How To Learn To Say 'NO!' And Seize Your Life Back

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So you’re a people-please?

Big deal. So am I.

And so is the guy next door, Oprah and the President of The United States.

In fact, everyone’s a people-pleaser in one way or another.

And that’s fine and healthy. Needing to be loved and approved of is as normal as wanting food and shelter.

It’s when you become addicted to pleasing people that it’s a problem.

In reality. Much more than a problem, a disease.

‘The Disease To Please’ as H. B. Braiker called it.

And it’s consuming you.

Because you’re desperate for everyone to like you and approve of you. To love you.

And people-pleasing seems the safe way to immunize yourself against conflict and confrontation, whether family, friends, or at work.

So instead of speaking up, you shut up.

Instead of doing what you want, you do what they want.

And it’s killing you inside.

Have you got the ‘disease to please’?

So how do you know if you’ve got the disease to please? If you’re a ‘yes’ junkie?

Just be honest with yourself…

Are you constantly running around being everyone else’s go-to person?

The one who will always change their plans at a moment’s notice.

The one who will always take on more work and stay late.

The one who’s still clearing away everyone else’s trash at the end of the party.

The one who will always say ‘yes’. The one who never says ‘no’.

Because if so, it’s screwing up your life. No, scrub that. It’s already screwed up your life.

If it can be called your life, because your ‘yes’ addiction comes at a heavy price…

Every day you hear the alarm

And you feel a sense of tedious inevitability. A sense that you’re stuck in an endless cycle of ‘yes’ days.

And, no matter how hard you try, you’ll just keep saying ‘yes’ day after day, week after week, year after year.

Until the day you die.

Which might come as a relief because endlessly saying ‘yes’ has stolen life’s magic. It’s left you overwhelmed, over-committed and overstretched.

It’s got you doing too many things, things you don’t like. Sometimes with people you’d rather spend less time with, way less time with.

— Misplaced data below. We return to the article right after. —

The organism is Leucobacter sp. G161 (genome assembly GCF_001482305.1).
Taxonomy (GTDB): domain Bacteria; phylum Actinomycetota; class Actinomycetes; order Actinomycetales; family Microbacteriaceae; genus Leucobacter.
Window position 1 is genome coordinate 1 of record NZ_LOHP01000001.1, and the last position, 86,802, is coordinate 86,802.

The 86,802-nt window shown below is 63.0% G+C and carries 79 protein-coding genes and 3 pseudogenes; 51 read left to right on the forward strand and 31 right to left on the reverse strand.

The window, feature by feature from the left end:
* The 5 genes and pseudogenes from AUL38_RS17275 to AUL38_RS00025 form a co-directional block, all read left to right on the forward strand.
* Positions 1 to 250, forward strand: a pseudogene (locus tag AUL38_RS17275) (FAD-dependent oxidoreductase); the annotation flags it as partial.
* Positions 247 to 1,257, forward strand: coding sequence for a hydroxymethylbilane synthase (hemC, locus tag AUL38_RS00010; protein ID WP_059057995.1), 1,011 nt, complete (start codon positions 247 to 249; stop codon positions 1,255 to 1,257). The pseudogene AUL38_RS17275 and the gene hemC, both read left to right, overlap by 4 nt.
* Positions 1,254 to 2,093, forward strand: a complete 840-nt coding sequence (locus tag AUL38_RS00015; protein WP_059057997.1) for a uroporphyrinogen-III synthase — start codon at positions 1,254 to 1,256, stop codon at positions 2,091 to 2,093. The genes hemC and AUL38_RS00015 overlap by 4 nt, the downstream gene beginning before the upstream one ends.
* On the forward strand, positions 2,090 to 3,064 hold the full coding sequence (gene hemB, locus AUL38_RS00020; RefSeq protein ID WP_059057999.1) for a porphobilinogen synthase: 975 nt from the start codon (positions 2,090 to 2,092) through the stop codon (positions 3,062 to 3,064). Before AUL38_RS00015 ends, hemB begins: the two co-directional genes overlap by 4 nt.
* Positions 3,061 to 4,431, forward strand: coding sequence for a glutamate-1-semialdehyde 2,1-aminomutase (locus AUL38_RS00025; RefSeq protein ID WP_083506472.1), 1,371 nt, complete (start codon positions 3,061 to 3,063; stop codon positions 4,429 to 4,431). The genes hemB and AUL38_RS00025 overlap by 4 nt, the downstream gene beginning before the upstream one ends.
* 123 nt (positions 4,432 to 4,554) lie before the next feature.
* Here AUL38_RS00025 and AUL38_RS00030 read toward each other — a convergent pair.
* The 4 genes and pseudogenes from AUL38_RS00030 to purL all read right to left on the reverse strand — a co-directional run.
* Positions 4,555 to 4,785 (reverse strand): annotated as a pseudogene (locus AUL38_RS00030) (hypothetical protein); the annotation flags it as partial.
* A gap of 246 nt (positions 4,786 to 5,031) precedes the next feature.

But the alternative seems impossible. What on earth would happen…

  • If you gave up saying ‘yes’ to everyone and every request.
  • If you put your needs before theirs.
  • If you stood up for yourself and learned to say ‘no’.

They’d reject you, surely? There’d be rows, repercussions. They’d disown you.

The very idea of saying ‘no’ is enough to bring on a panic attack.

So you say ‘yes’. Again…and again…and again.

And it’s eating you up inside.

But you can’t keep it locked up forever. In fact you’d love to scream it out. To have it tattooed on your forehead, emblazoned on your front. To carry a giant placard with it scrawled in big red brushstroke…


But there’s one reason above all others that stops that ‘no’ escaping your lips…

There’s no problem so awful, that you can’t add some guilt to it and make it even worse.​

Bill Watterson

Guilt’s conned you into believing by saying ‘no’ you’ll commit some heinous crime. That standing up for yourself will rob you of your happiness and peace of mind. Among all those lies, 4 big, fat ones stand out that are stopping you from taking action and saying that ‘no’…

You feel it’s wrong to put yourself first.

Oh boy, it feels disgustingly selfish to say ‘no’ to a good friend doesn’t it? After all, they’ve helped you out plenty in the past.

But sometimes their request comes at exactly the wrong time. You’re already up to your ears in promises. You honestly haven’t got enough puff to support their wonderful charity event, run their kids to and from weekend football or look after the dog.

And maybe, just maybe, good friend or not, they’ve asked once too often.

So you want to say ‘no’, but you end up saying a weak-ass yes. After all, good friends are supposed to support each other, aren’t they?

You feel it will cause conflict and hurt people’s feelings.